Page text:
Is Meridian Bioscience (NASDAQ:VIVO) A Risky Investment?

Warren Buffett famously said, ‘Volatility is far from synonymous with risk.’ When we think about how risky a company is, we always like to look at its use of debt, since debt overload can lead to ruin. We can see that Meridian Bioscience, Inc. (NASDAQ:VIVO) does use debt in its business. But the real question is whether this debt is making the company risky.

When Is Debt A Problem?

Debt is a tool to help businesses grow, but if a business is incapable of paying off its lenders, then it exists at their mercy. Part and parcel of capitalism is the process of ‘creative destruction’ where failed businesses are mercilessly liquidated by their bankers. While that is not too common, we often do see indebted companies permanently diluting shareholders because lenders force them to raise capital at a distressed price. Of course, debt can be an important tool in businesses, particularly capital heavy businesses. The first thing to do when considering how much debt a business uses is to look at its cash and debt together.

See our latest analysis for Meridian Bioscience

What Is Meridian Bioscience’s Debt?

You can click the graphic below for the historical numbers, but it shows that as of June 2019 Meridian Bioscience had US$75.8m of debt, an increase on US$51.3m, over one year. However, because it has a cash reserve of US$55.2m, its net debt is less, at about US$20.6m.

NasdaqGS:VIVO Historical Debt, August 19th 2019
NasdaqGS:VIVO Historical Debt, August 19th 2019

A Look At Meridian Bioscience’s Liabilities

We can see from the most recent balance sheet that Meridian Bioscience had liabilities of US$19.8m falling due within a year, and liabilities of US$114.1m due beyond that. On the other hand, it had cash of US$55.2m and US$32.0m worth of receivables due within a year. So its liabilities total US$46.7m more than the combination of its cash and short-term receivables.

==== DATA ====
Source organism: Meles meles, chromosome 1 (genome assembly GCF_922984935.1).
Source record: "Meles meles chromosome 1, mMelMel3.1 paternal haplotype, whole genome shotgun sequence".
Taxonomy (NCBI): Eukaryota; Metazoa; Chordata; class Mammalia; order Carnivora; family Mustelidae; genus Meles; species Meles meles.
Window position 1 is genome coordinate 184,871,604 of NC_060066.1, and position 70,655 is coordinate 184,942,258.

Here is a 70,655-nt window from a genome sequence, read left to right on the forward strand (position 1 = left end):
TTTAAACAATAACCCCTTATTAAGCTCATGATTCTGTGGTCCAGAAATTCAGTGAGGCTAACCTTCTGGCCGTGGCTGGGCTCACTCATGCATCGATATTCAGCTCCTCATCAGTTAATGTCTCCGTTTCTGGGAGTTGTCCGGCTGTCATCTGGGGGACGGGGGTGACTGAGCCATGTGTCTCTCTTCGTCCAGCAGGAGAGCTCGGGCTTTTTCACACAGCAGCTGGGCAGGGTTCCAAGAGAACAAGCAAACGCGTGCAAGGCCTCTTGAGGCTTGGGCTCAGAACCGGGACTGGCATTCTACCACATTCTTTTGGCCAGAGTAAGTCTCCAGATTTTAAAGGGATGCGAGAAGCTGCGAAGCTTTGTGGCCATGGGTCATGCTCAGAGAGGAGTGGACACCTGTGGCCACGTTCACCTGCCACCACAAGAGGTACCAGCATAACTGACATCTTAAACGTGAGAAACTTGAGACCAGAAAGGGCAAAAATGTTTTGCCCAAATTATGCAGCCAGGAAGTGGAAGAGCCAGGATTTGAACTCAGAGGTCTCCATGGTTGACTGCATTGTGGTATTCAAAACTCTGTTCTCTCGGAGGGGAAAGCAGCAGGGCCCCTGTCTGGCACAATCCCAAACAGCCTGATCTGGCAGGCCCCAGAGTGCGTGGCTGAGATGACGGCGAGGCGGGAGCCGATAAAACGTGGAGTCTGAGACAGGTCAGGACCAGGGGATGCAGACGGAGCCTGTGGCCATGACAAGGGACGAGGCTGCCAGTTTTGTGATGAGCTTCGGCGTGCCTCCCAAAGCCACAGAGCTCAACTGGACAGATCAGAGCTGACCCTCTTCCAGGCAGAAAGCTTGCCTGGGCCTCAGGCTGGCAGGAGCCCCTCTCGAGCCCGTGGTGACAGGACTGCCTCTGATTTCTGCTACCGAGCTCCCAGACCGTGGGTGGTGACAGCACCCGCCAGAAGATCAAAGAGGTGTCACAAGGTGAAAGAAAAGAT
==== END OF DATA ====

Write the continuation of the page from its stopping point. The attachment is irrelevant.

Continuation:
Given Meridian Bioscience has a market capitalization of US$431.8m, it’s hard to believe these liabilities pose much threat. But there are sufficient liabilities that we would certainly recommend shareholders continue to monitor the balance sheet, going forward.

We measure a company’s debt load relative to its earnings power by looking at its net debt divided by its earnings before interest, tax, depreciation, and amortization (EBITDA) and by calculating how easily its earnings before interest and tax (EBIT) cover its interest expense (interest cover). Thus we consider debt relative to earnings both with and without depreciation and amortization expenses.

Meridian Bioscience has a low net debt to EBITDA ratio of only 0.40. And its EBIT easily covers its interest expense, being 51.6 times the size. So we’re pretty relaxed about its super-conservative use of debt. While Meridian Bioscience doesn’t seem to have gained much on the EBIT line, at least earnings remain stable for now. There’s no doubt that we learn most about debt from the balance sheet. But ultimately the future profitability of the business will decide if Meridian Bioscience can strengthen its balance sheet over time. So if you want to see what the professionals think, you might find this free report on analyst profit forecasts to be interesting.

Finally, a business needs free cash flow to pay off debt; accounting profits just don’t cut it. So the logical step is to look at the proportion of that EBIT that is matched by actual free cash flow. Over the most recent three years, Meridian Bioscience recorded free cash flow worth 78% of its EBIT, which is around normal, given free cash flow excludes interest and tax. This cold hard cash means it can reduce its debt when it wants to.

Our View

Meridian Bioscience’s interest cover suggests it can handle its debt as easily as Cristiano Ronaldo could score a goal against an under 14’s goalkeeper. And the good news does not stop there, as its conversion of EBIT to free cash flow also supports that impression! It’s also worth noting that Meridian Bioscience is in the Medical Equipment industry, which is often considered to be quite defensive. Zooming out, Meridian Bioscience seems to use debt quite reasonably; and that gets the nod from us. While debt does bring risk, when used wisely it can also bring a higher return on equity. Of course, we wouldn’t say no to the extra confidence that we’d gain if we knew that Meridian Bioscience insiders have been buying shares: if you’re on the same wavelength, you can find out if insiders are buying by clicking this link.

When all is said and done, sometimes its easier to focus on companies that don’t even need debt. Readers can access a list of growth stocks with zero net debt 100% free, right now.

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